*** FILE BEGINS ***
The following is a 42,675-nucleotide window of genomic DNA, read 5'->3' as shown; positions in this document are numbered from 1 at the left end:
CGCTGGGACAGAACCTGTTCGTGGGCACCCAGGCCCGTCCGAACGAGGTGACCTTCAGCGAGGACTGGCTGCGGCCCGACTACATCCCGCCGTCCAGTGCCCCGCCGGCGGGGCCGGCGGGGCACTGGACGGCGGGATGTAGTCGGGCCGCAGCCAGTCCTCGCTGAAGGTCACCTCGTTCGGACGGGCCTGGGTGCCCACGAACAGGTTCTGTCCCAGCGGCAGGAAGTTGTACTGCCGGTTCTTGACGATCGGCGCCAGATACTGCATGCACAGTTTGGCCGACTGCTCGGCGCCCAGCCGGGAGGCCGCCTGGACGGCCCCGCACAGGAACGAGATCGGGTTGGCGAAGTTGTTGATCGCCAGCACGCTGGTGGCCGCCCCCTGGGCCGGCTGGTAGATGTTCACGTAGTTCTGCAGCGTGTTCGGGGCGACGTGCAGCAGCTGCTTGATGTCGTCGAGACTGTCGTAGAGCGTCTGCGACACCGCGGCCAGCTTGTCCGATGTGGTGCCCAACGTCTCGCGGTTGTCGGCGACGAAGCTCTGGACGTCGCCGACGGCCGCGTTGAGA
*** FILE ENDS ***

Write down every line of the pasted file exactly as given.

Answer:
The following is a 42,675-nucleotide window of genomic DNA, read 5'->3' as shown; positions in this document are numbered from 1 at the left end:
CGCTGGGACAGAACCTGTTCGTGGGCACCCAGGCCCGTCCGAACGAGGTGACCTTCAGCGAGGACTGGCTGCGGCCCGACTACATCCCGCCGTCCAGTGCCCCGCCGGCGGGGCCGGCGGGGCACTGGACGGCGGGATGTAGTCGGGCCGCAGCCAGTCCTCGCTGAAGGTCACCTCGTTCGGACGGGCCTGGGTGCCCACGAACAGGTTCTGTCCCAGCGGCAGGAAGTTGTACTGCCGGTTCTTGACGATCGGCGCCAGATACTGCATGCACAGTTTGGCCGACTGCTCGGCGCCCAGCCGGGAGGCCGCCTGGACGGCCCCGCACAGGAACGAGATCGGGTTGGCGAAGTTGTTGATCGCCAGCACGCTGGTGGCCGCCCCCTGGGCCGGCTGGTAGATGTTCACGTAGTTCTGCAGCGTGTTCGGGGCGACGTGCAGCAGCTGCTTGATGTCGTCGAGACTGTCGTAGAGCGTCTGCGACACCGCGGCCAGCTTGTCCGATGTGGTGCCCAACGTCTCGCGGTTGTCGGCGACGAAGCTCTGGACGTCGCCGACGGCCGCGTTGAGA